A giant leap of faith transformed
one couple into successful artists and landed them in a Northern
California seaside village
by Susan Haynes
Turnbull did everything he could to get fired, " I tried attitude
problems," he says. That didn't work. "I told them I was
too old for the pace, not the right guy anymore. " Still no
luck. "Finally, I just had to resign, " says the former
regional sales manager.
a comfortable lifestyle in upscale Saratoga California, near San
Jose, things were going well for John and his wife, Debbie. But
after 12 years of constant travel and pressure, he wanted to turn
his world inside out.
was equally inclined to bolt, and their destination was clear: Mendocino,
on the coast about 155 miles north of San Francisco. For years,
the 50s-something couple had treasured their weekend visits to this
historic New England-style village. They especially liked the town's
penchant for the arts.
himself had evolved into a spare-time artist since his boyhood,
when he made wooden toys as a hobby. As an adult fascinated by the
biblical story of Noah, he carved pine animals to replace broken
creatures in his grandson's store-bought-ark set. Neighbors began
saying, "You know, you could sell those."
idea gained momentum on a bright October Sunday in 1993 during one
of their Mendocino trips. Leaving a postcard-perfect church by the
sea, Debbie said to John, "Let's take this step," and
they drove to a real estate office. A listing five minutes from
Mendocino's Main Street cast its spell. "Once I saw this house,"
Debbie says of the home they've now lived in for eight years, "I
had to have it." The property's 5 acres, however, dashed their
hopes of leveraging the Saratoga home's equity into a mortgage-free
life. "We'd lie in bed thinking, 'How can we make this work?'"
Debbie says, "And we had the same vision at the same time."
Like Noah, the Turnbulls decided to build an ark. John served as
master craftsman; Debbie, the mistress of color and detail.
August, they had a booth in the San Francisco International Gift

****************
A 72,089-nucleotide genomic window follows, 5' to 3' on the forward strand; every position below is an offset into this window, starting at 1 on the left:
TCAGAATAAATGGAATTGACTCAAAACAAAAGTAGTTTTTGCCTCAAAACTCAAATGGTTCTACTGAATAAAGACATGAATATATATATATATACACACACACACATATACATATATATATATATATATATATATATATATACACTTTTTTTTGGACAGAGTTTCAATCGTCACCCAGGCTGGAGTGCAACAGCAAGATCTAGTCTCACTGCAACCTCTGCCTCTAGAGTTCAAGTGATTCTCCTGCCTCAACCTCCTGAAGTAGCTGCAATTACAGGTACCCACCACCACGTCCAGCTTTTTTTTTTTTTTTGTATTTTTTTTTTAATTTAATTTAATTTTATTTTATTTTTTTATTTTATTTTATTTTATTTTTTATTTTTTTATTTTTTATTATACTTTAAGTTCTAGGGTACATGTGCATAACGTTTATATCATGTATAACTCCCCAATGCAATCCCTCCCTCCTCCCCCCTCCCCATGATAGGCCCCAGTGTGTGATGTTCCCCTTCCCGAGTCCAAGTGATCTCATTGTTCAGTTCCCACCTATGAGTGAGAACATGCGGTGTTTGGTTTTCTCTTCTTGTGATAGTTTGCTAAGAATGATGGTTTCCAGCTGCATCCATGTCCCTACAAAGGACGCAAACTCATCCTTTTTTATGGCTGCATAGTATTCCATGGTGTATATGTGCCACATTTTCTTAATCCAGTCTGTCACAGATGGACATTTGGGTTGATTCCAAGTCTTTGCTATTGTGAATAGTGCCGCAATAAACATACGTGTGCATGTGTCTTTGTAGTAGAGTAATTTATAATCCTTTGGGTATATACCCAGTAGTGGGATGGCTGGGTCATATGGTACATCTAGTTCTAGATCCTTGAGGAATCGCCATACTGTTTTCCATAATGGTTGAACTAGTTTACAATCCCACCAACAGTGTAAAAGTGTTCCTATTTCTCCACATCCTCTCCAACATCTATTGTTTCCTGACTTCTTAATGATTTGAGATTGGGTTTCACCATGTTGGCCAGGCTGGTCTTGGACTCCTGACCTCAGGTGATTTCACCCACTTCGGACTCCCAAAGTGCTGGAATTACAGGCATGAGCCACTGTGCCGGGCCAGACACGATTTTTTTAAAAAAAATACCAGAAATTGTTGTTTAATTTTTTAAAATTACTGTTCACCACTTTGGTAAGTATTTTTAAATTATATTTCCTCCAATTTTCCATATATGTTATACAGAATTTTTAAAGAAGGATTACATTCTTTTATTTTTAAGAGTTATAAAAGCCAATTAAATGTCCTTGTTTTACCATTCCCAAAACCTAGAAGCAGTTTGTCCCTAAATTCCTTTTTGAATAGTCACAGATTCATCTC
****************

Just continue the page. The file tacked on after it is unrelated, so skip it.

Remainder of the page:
Fair, a mecca for retail trendsetters. John and Debbie nervously
set up their display: four different tabletop-size Noah's Arks decked
with pairs of animals.
the law of average, with 10,000 trades people going through the
show, we would surely have some interest," says John. "But
after the first day, we had nothing. Back in the hotel room that
night, I thought, 'What have we done?' By that time I had quit my
job and we had a new mortgage." While Debbie poured a glass
of wine and called the children to rave about the good time they
were having, "I went into the bathroom, closed the door, got
down on my knees, and prayed," John says. Whether it was Debbie's
optimism or John's faith, the next day's show became their last
trade fair. "We got orders from clients we still have today,"
modestly claims no artistic background and says painting the critters
is simple. "She is totally wrong, " John protests. "It's
thanks to her that we are gallery level." Precision goes into
every piece they create and sign, and "each animal gets a kiss
before it goes," says Debbie.
a lot of kisses. To date, the Turnbulls have shipped more than 430
arks with some 43,000 painted pine animals. The number of pairs
varies with different models. Aided only by a scroll saw, sander,
drill press, and paints, the couple won't expand the ark labor force
beyond their two pairs of hands. More workers and an assembly line
"would turn what we do into manufacturing," John says.
"It would undermine everything we came here for."
beauty and peaceful spirit were the obvious lures. Beyond that,
the Turnbulls thrive on the town's diversity and tolerance. As part
of the creative community, "we're totally accepted here,"
Debbie says. "What more do we need? We're making a living from
our art, and living where we want to live."